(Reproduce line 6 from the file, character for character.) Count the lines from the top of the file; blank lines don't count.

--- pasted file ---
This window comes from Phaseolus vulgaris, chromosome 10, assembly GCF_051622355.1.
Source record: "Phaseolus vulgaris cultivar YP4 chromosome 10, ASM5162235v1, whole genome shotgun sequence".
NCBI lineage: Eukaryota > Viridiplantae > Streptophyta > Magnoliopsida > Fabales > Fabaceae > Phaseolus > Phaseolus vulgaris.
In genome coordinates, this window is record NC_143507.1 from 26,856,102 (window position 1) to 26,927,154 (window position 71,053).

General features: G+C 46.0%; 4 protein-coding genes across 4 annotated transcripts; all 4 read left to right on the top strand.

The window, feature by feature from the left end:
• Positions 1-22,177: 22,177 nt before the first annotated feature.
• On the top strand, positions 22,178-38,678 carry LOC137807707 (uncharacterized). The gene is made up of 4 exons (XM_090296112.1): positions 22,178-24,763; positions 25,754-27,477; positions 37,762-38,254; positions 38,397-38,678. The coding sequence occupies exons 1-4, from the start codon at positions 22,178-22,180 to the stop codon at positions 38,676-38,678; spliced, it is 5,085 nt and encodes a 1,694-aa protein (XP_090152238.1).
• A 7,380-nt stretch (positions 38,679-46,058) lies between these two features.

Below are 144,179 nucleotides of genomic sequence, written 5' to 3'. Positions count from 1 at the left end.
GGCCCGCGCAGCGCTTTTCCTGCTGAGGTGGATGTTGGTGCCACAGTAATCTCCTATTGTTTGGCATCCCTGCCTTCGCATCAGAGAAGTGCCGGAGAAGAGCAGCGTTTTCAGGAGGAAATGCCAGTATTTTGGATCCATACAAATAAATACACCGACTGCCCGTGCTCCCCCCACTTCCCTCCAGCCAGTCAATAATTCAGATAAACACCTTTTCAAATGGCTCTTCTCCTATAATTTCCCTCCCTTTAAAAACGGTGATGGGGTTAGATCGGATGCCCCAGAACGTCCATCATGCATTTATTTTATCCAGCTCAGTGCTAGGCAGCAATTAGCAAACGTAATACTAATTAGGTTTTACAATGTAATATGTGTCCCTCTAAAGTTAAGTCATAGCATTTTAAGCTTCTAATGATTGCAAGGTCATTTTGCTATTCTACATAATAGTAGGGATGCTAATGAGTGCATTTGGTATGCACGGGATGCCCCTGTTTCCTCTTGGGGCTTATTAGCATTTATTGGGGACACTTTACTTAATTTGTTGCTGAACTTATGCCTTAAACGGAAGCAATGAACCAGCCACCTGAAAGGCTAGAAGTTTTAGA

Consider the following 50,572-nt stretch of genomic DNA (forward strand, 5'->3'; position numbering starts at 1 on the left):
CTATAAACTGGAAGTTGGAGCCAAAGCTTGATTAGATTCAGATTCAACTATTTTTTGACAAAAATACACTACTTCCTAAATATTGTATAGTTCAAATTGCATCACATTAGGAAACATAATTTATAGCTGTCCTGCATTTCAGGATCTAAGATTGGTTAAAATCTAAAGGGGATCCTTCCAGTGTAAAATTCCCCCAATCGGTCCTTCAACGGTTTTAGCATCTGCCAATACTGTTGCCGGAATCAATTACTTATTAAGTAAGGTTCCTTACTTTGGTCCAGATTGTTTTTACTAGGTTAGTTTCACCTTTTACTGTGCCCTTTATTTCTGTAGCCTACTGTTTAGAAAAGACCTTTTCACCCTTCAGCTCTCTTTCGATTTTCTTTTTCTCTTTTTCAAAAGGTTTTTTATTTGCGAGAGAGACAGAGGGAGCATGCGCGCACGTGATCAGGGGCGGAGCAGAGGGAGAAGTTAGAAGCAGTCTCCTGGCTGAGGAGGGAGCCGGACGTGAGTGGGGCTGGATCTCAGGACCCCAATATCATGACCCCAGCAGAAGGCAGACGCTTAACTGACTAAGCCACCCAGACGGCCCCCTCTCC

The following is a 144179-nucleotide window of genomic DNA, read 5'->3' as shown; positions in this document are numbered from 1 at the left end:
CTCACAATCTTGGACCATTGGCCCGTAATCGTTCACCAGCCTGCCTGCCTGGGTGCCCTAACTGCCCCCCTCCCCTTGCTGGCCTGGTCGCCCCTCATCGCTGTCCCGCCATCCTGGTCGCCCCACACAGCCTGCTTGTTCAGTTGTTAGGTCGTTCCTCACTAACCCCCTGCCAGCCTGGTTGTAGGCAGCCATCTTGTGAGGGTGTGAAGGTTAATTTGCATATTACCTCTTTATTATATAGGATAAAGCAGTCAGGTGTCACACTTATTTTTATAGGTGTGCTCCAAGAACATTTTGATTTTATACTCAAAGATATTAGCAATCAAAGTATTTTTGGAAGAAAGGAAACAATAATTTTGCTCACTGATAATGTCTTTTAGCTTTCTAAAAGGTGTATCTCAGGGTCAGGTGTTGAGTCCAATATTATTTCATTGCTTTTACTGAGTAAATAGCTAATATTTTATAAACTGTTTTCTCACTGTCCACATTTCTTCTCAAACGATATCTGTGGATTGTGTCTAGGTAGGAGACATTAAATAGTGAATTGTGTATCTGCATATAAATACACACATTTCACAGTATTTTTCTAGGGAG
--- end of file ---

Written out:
The window, feature by feature from the left end: